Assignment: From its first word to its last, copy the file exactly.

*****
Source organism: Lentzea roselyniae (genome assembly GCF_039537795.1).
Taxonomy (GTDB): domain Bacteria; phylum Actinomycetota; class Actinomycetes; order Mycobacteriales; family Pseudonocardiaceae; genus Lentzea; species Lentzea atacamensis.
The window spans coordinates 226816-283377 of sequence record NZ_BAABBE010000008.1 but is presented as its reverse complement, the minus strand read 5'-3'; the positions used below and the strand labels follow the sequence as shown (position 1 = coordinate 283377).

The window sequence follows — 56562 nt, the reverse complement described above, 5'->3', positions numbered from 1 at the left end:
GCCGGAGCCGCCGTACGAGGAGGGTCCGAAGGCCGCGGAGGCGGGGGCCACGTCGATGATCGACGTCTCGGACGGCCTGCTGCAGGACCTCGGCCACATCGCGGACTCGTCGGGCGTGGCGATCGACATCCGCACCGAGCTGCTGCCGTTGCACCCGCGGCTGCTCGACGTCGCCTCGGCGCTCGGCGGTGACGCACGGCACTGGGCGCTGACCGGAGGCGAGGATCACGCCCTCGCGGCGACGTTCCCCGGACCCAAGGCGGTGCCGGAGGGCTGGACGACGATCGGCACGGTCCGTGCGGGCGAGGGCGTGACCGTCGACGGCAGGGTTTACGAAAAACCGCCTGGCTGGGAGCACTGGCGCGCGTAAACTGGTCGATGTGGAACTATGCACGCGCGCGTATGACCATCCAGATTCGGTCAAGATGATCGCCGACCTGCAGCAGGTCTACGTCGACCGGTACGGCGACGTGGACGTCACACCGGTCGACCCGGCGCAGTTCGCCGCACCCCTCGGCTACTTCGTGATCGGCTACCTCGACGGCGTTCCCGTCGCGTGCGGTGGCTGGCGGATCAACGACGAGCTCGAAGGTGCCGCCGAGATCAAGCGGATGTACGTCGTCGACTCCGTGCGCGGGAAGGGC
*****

Source organism: Lentzea roselyniae (genome assembly GCF_039537795.1).
Taxonomy (GTDB): domain Bacteria; phylum Actinomycetota; class Actinomycetes; order Mycobacteriales; family Pseudonocardiaceae; genus Lentzea; species Lentzea atacamensis.
The window spans coordinates 226816-283377 of sequence record NZ_BAABBE010000008.1 but is presented as its reverse complement, the minus strand read 5'-3'; the positions used below and the strand labels follow the sequence as shown (position 1 = coordinate 283377).

The window sequence follows — 56562 nt, the reverse complement described above, 5'->3', positions numbered from 1 at the left end:
GCCGGAGCCGCCGTACGAGGAGGGTCCGAAGGCCGCGGAGGCGGGGGCCACGTCGATGATCGACGTCTCGGACGGCCTGCTGCAGGACCTCGGCCACATCGCGGACTCGTCGGGCGTGGCGATCGACATCCGCACCGAGCTGCTGCCGTTGCACCCGCGGCTGCTCGACGTCGCCTCGGCGCTCGGCGGTGACGCACGGCACTGGGCGCTGACCGGAGGCGAGGATCACGCCCTCGCGGCGACGTTCCCCGGACCCAAGGCGGTGCCGGAGGGCTGGACGACGATCGGCACGGTCCGTGCGGGCGAGGGCGTGACCGTCGACGGCAGGGTTTACGAAAAACCGCCTGGCTGGGAGCACTGGCGCGCGTAAACTGGTCGATGTGGAACTATGCACGCGCGCGTATGACCATCCAGATTCGGTCAAGATGATCGCCGACCTGCAGCAGGTCTACGTCGACCGGTACGGCGACGTGGACGTCACACCGGTCGACCCGGCGCAGTTCGCCGCACCCCTCGGCTACTTCGTGATCGGCTACCTCGACGGCGTTCCCGTCGCGTGCGGTGGCTGGCGGATCAACGACGAGCTCGAAGGTGCCGCCGAGATCAAGCGGATGTACGTCGTCGACTCCGTGCGCGGGAAGGGC